When We Speak of Nothing – Olumide Popoola

The what to do and when to place it. The how to undress and how much to leave underneath. The give someone all that could hurt oneself. Or them. And then stand still. Just stand.

Karl is Abu’s ‘brother from another mother’. The pair are seventeen years old, studying for A Levels and living with their families in the King’s Cross area of London. The novel opens with them walking home from school.

Then, out of nowhere, three wannabe guys they knew from sixth form jumping them, right at the corner to Leigh Street. Like real jump. Two of them at Abu calling him Abu-ka-ha-ba-ha-ha-ha-r-pussy and other things that shouldn’t be said in front of anyone, twisting his arm back in its socket like they just got their GCSEs in bullying.

It was crunching. Abu whined.

Being beaten up is a regular occurrence for their pair. The reason for this is revealed as the story unfolds: Karl is transgender and some of his classmates take this as a reason to be abusive towards him and Abu.

And Karl would be all, ‘You know you can just tell them you ain’t gay and be done with it. It’s just me this is for anyway.’ And Abu would be, ‘For real? Bruv, do I look like I have a problem with gay or anything? They know we ain’t gay. I’m not even going to go there. When have I ever let you down? Tell me? Do I really look like I will talk to some pisshead? Got better things to do with my time, mate. If you want to preach again find yourself someone who doesn’t know how to act. Ain’t me.’

Part of what makes this book great is the level of acceptance for Karl from Abu, Abu’s family and Karl’s mum. This isn’t a story about someone transitioning, it’s a coming of age tale of a teenager trying to find their place in the world.

The narrative’s driven by Karl’s lack of contact with his father whom he’s never met. While his mother, who has Multiple Sclerosis, is in hospital, Karl opens a letter from his Uncle Tunde. In it, he tells Karl’s mum, Rebecca, that Karl’s father is ill and now knows of Karl’s existence. He wishes to see Karl. With some manoeuvring that involves Karl, his guardian, Godfrey, and Abu’s family lying to Rebecca, Karl flies to Port Harcourt to meet his father. Things don’t go as expected though: Karl’s father is mysteriously absent and Karl begins to fall in love with a young woman he meets. Back in London, violence is escalating, not only against Abu but across the city following the killing of Mark Duggan.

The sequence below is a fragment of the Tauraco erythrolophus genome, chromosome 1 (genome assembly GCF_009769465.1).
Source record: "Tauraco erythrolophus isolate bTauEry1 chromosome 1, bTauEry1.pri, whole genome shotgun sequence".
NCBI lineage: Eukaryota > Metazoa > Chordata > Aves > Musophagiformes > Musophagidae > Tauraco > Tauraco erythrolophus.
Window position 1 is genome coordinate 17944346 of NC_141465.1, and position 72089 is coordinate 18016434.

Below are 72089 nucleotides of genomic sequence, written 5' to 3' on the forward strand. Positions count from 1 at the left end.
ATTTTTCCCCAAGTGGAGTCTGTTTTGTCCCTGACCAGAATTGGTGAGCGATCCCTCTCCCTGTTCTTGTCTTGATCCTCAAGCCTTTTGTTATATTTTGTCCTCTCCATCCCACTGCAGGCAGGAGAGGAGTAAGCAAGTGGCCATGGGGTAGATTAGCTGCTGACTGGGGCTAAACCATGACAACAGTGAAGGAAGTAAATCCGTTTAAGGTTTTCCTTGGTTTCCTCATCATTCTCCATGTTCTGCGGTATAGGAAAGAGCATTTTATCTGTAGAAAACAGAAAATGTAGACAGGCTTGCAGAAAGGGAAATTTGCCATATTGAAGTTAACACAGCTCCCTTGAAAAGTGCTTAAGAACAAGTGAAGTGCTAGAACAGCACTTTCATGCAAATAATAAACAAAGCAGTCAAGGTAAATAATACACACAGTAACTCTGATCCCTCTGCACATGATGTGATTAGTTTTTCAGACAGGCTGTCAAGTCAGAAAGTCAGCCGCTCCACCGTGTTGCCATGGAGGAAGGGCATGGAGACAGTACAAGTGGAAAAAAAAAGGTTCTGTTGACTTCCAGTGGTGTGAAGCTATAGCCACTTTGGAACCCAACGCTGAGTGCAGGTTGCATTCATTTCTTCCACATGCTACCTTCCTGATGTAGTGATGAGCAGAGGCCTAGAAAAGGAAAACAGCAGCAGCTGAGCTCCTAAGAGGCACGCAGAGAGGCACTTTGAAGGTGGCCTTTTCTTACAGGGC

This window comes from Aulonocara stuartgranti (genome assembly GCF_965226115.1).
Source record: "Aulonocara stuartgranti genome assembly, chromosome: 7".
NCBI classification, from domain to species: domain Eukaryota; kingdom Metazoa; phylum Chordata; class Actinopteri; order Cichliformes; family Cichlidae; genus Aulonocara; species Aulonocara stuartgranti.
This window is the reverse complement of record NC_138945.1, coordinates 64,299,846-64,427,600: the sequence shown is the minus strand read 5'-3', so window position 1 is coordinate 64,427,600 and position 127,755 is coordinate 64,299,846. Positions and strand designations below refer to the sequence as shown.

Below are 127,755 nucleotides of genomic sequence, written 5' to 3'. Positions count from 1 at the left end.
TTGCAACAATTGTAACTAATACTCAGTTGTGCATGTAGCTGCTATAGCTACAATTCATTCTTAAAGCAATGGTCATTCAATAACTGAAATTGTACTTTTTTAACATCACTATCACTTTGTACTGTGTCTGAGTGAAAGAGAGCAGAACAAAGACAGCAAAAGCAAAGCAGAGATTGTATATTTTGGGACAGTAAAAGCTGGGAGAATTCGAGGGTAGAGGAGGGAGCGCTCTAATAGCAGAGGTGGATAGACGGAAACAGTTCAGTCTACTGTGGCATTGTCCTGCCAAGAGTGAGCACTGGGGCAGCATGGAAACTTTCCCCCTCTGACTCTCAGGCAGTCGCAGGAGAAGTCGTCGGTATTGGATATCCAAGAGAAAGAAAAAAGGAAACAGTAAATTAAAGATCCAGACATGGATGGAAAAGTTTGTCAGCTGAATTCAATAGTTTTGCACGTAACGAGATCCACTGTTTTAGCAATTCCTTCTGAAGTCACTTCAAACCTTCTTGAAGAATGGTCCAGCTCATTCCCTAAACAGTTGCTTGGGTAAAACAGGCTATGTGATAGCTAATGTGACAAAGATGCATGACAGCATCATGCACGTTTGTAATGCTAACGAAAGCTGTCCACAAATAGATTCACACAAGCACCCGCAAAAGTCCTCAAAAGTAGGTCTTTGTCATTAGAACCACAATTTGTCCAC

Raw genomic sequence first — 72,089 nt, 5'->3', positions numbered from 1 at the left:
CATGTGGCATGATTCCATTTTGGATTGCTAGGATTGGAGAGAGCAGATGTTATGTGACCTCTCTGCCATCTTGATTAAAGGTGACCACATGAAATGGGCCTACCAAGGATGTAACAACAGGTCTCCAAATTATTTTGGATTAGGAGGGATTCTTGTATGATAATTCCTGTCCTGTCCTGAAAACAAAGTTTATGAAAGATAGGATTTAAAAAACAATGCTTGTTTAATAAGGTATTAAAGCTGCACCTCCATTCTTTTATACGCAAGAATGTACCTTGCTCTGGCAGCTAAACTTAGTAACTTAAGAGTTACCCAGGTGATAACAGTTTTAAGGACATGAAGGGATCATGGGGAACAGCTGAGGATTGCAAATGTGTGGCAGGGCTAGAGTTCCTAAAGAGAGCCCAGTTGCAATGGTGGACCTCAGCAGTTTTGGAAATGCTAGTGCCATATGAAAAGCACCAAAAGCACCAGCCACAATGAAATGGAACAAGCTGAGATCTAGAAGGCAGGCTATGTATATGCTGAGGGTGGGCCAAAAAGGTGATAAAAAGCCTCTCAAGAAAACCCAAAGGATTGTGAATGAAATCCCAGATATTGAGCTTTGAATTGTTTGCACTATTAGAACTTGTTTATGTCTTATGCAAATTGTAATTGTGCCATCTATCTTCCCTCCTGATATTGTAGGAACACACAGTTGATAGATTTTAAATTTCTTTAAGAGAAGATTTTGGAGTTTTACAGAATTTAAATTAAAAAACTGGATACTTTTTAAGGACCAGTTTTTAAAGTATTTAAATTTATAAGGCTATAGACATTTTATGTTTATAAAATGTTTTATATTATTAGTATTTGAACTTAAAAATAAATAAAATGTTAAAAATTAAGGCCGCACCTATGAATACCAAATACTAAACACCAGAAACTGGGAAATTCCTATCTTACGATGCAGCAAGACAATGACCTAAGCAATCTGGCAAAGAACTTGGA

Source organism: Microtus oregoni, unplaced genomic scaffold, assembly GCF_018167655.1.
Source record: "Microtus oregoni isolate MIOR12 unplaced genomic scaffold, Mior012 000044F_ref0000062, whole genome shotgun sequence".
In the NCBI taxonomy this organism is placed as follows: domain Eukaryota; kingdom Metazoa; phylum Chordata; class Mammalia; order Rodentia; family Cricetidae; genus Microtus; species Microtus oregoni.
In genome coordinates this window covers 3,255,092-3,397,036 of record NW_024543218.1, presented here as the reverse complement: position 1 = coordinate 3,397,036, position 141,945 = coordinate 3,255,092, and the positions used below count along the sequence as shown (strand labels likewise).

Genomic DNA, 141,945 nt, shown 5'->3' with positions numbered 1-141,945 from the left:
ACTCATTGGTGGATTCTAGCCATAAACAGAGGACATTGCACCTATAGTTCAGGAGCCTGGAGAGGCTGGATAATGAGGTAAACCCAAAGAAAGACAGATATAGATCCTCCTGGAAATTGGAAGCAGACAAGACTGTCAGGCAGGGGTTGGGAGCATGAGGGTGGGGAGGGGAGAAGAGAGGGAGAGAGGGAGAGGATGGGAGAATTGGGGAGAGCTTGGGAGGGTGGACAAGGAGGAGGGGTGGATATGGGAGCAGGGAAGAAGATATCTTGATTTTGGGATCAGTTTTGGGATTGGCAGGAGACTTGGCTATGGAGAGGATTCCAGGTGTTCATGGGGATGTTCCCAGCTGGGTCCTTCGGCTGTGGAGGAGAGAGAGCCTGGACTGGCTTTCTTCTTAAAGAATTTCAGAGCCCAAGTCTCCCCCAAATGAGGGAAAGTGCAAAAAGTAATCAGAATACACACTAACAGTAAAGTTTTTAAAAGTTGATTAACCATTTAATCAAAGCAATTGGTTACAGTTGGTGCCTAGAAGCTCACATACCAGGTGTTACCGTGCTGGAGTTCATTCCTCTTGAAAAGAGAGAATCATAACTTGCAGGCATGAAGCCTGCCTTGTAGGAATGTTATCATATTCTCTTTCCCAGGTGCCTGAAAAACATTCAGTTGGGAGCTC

The novel could’ve been weighed down by the issues it covers. The story meets at the intersections of race, class and gender and considers what it’s like to be a transgender teenager in two different communities; how single parents with health issues cope, and why people respond to a range of situations with violence. However, Popoola’s management of these areas is skilful: she refuses to offer any easy solutions – much of the novel operates in the grey areas of life; there is a clear story about two teenagers negotiating their entry into adulthood, and her use of language is thoughtful and aids in making these characters convincing. She interweaves the vocabulary and speech rhythms of London and Port Harcourt. It isn’t simply a matter of throwing in some dialect or imitating an accent, the grammatical structures echo the spoken word.

When We Speak of Nothing offers a view of teenagers, and of London, rarely seen in literature. It is a tale of friendship, of acceptance, of deciding what’s worth fighting for.

I spoke to Olumide Popoola about writing teenagers, creating a transgender protagonist and playing with language.

Jendella’s playlist is here.

When We Speak of Nothing on Amazon and Waterstones.

My review of The Book of Memory by Petina Gappah. The Book of Memory on Amazon and Waterstones.

Thanks to Olumide Popoola and Cassava Republic for the interview and for the review copy of the novel.

 

My Second Blogiversary and #TBR20 with a Twist

Today, The Writes of Woman is two years old. Like all anniversaries, it’s made me reflect on what’s gone well over the last two years and what I’d like to do next with the blog.

Before I get to that though, I’d like to say a huge thank you to all of you who’ve read, commented on and shared blog posts. The number of hits on the site quadrupled in 2014, which is huge, and I’m grateful to you all for taking the time to visit.

In 2014, I read 136 books, 97% of which were by women. It wasn’t my intention to only read books by women when I began the blog but they certainly dominated my reading last year!

When I began the blog, I wrote about my reasons for doing so. One of them was that every weekend the writer Linda Grant would tweet the number of reviews of books by women in the broadsheets. It was always significantly fewer than those reviewed that were written by men. I didn’t state it at the time, but I always intended that this blog should be for all women writers.

Over Christmas and the New Year, as people were writing about their year in reading, the writer Nikesh Shukla commented:

While it was nice to see how #readwomen2014 made people reflect on how many books by women they read last year, I did notice that no one was analysing how many books by non-white authors they read. They probably didn’t dare. 

I calculated mine – an appalling 10%.

I then started to wonder about other groups. I’d focused on women in translation, surely that would be better: 11%. LGBTQIA? 6%.